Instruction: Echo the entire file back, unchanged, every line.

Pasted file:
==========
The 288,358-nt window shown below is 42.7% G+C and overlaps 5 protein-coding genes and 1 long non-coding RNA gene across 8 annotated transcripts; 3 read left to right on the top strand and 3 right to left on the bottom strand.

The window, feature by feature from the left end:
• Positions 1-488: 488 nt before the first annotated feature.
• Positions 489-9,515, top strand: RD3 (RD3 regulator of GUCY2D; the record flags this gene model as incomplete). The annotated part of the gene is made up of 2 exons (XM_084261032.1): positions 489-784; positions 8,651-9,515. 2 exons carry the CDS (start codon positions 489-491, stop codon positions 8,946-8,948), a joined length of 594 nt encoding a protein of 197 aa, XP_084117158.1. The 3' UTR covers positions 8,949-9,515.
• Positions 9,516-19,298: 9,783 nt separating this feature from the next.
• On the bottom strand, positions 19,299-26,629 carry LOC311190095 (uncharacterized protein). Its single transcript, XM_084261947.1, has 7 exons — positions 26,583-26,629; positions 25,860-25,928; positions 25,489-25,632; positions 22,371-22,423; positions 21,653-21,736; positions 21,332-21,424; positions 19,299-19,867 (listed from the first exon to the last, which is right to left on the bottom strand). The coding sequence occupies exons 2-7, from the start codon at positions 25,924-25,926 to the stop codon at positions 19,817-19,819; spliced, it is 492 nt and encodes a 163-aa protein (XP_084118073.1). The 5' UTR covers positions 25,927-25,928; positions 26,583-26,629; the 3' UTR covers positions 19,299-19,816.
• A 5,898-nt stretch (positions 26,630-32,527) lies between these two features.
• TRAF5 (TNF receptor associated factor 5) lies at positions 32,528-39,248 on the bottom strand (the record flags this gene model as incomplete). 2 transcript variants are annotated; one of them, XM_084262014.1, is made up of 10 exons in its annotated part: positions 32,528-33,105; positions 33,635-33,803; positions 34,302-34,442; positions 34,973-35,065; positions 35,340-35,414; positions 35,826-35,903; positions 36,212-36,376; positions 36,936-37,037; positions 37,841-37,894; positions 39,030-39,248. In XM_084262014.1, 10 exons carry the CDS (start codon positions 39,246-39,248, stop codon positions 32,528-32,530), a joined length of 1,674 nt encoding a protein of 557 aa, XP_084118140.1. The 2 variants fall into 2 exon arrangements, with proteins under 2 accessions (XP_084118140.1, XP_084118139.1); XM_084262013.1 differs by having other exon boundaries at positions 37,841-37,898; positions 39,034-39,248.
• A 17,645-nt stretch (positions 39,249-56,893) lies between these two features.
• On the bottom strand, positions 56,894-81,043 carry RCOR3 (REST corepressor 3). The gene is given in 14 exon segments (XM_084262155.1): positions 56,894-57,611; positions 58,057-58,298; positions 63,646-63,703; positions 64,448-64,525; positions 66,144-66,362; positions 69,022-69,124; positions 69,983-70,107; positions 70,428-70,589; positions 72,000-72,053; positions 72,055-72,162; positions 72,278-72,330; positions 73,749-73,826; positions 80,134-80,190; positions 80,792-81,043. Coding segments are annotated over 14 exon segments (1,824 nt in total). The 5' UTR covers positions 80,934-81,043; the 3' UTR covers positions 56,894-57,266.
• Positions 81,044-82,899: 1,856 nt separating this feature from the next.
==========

The 288,358-nt window shown below is 42.7% G+C and overlaps 5 protein-coding genes and 1 long non-coding RNA gene across 8 annotated transcripts; 3 read left to right on the top strand and 3 right to left on the bottom strand.

The window, feature by feature from the left end:
• Positions 1-488: 488 nt before the first annotated feature.
• Positions 489-9,515, top strand: RD3 (RD3 regulator of GUCY2D; the record flags this gene model as incomplete). The annotated part of the gene is made up of 2 exons (XM_084261032.1): positions 489-784; positions 8,651-9,515. 2 exons carry the CDS (start codon positions 489-491, stop codon positions 8,946-8,948), a joined length of 594 nt encoding a protein of 197 aa, XP_084117158.1. The 3' UTR covers positions 8,949-9,515.
• Positions 9,516-19,298: 9,783 nt separating this feature from the next.
• On the bottom strand, positions 19,299-26,629 carry LOC311190095 (uncharacterized protein). Its single transcript, XM_084261947.1, has 7 exons — positions 26,583-26,629; positions 25,860-25,928; positions 25,489-25,632; positions 22,371-22,423; positions 21,653-21,736; positions 21,332-21,424; positions 19,299-19,867 (listed from the first exon to the last, which is right to left on the bottom strand). The coding sequence occupies exons 2-7, from the start codon at positions 25,924-25,926 to the stop codon at positions 19,817-19,819; spliced, it is 492 nt and encodes a 163-aa protein (XP_084118073.1). The 5' UTR covers positions 25,927-25,928; positions 26,583-26,629; the 3' UTR covers positions 19,299-19,816.
• A 5,898-nt stretch (positions 26,630-32,527) lies between these two features.
• TRAF5 (TNF receptor associated factor 5) lies at positions 32,528-39,248 on the bottom strand (the record flags this gene model as incomplete). 2 transcript variants are annotated; one of them, XM_084262014.1, is made up of 10 exons in its annotated part: positions 32,528-33,105; positions 33,635-33,803; positions 34,302-34,442; positions 34,973-35,065; positions 35,340-35,414; positions 35,826-35,903; positions 36,212-36,376; positions 36,936-37,037; positions 37,841-37,894; positions 39,030-39,248. In XM_084262014.1, 10 exons carry the CDS (start codon positions 39,246-39,248, stop codon positions 32,528-32,530), a joined length of 1,674 nt encoding a protein of 557 aa, XP_084118140.1. The 2 variants fall into 2 exon arrangements, with proteins under 2 accessions (XP_084118140.1, XP_084118139.1); XM_084262013.1 differs by having other exon boundaries at positions 37,841-37,898; positions 39,034-39,248.
• A 17,645-nt stretch (positions 39,249-56,893) lies between these two features.
• On the bottom strand, positions 56,894-81,043 carry RCOR3 (REST corepressor 3). The gene is given in 14 exon segments (XM_084262155.1): positions 56,894-57,611; positions 58,057-58,298; positions 63,646-63,703; positions 64,448-64,525; positions 66,144-66,362; positions 69,022-69,124; positions 69,983-70,107; positions 70,428-70,589; positions 72,000-72,053; positions 72,055-72,162; positions 72,278-72,330; positions 73,749-73,826; positions 80,134-80,190; positions 80,792-81,043. Coding segments are annotated over 14 exon segments (1,824 nt in total). The 5' UTR covers positions 80,934-81,043; the 3' UTR covers positions 56,894-57,266.
• Positions 81,044-82,899: 1,856 nt separating this feature from the next.